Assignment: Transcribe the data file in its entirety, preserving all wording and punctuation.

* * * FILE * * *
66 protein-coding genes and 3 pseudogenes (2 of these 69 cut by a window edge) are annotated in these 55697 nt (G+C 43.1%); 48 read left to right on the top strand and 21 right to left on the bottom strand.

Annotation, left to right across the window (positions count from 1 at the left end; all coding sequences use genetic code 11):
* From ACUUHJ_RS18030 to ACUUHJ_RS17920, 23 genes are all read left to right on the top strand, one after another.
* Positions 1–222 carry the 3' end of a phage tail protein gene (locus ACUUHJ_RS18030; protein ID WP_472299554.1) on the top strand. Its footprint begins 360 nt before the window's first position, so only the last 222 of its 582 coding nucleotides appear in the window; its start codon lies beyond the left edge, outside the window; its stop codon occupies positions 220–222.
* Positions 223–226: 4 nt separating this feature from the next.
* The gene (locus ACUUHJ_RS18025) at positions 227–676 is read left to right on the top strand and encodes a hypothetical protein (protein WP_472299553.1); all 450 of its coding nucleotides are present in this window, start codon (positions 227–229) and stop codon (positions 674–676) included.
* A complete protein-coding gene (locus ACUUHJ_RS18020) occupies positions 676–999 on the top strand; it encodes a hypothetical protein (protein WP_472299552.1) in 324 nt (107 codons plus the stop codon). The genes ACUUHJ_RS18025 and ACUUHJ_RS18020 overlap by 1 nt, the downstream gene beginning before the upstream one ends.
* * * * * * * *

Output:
66 protein-coding genes and 3 pseudogenes (2 of these 69 cut by a window edge) are annotated in these 55697 nt (G+C 43.1%); 48 read left to right on the top strand and 21 right to left on the bottom strand.

Annotation, left to right across the window (positions count from 1 at the left end; all coding sequences use genetic code 11):
* From ACUUHJ_RS18030 to ACUUHJ_RS17920, 23 genes are all read left to right on the top strand, one after another.
* Positions 1–222 carry the 3' end of a phage tail protein gene (locus ACUUHJ_RS18030; protein ID WP_472299554.1) on the top strand. Its footprint begins 360 nt before the window's first position, so only the last 222 of its 582 coding nucleotides appear in the window; its start codon lies beyond the left edge, outside the window; its stop codon occupies positions 220–222.
* Positions 223–226: 4 nt separating this feature from the next.
* The gene (locus ACUUHJ_RS18025) at positions 227–676 is read left to right on the top strand and encodes a hypothetical protein (protein WP_472299553.1); all 450 of its coding nucleotides are present in this window, start codon (positions 227–229) and stop codon (positions 674–676) included.
* A complete protein-coding gene (locus ACUUHJ_RS18020) occupies positions 676–999 on the top strand; it encodes a hypothetical protein (protein WP_472299552.1) in 324 nt (107 codons plus the stop codon). The genes ACUUHJ_RS18025 and ACUUHJ_RS18020 overlap by 1 nt, the downstream gene beginning before the upstream one ends.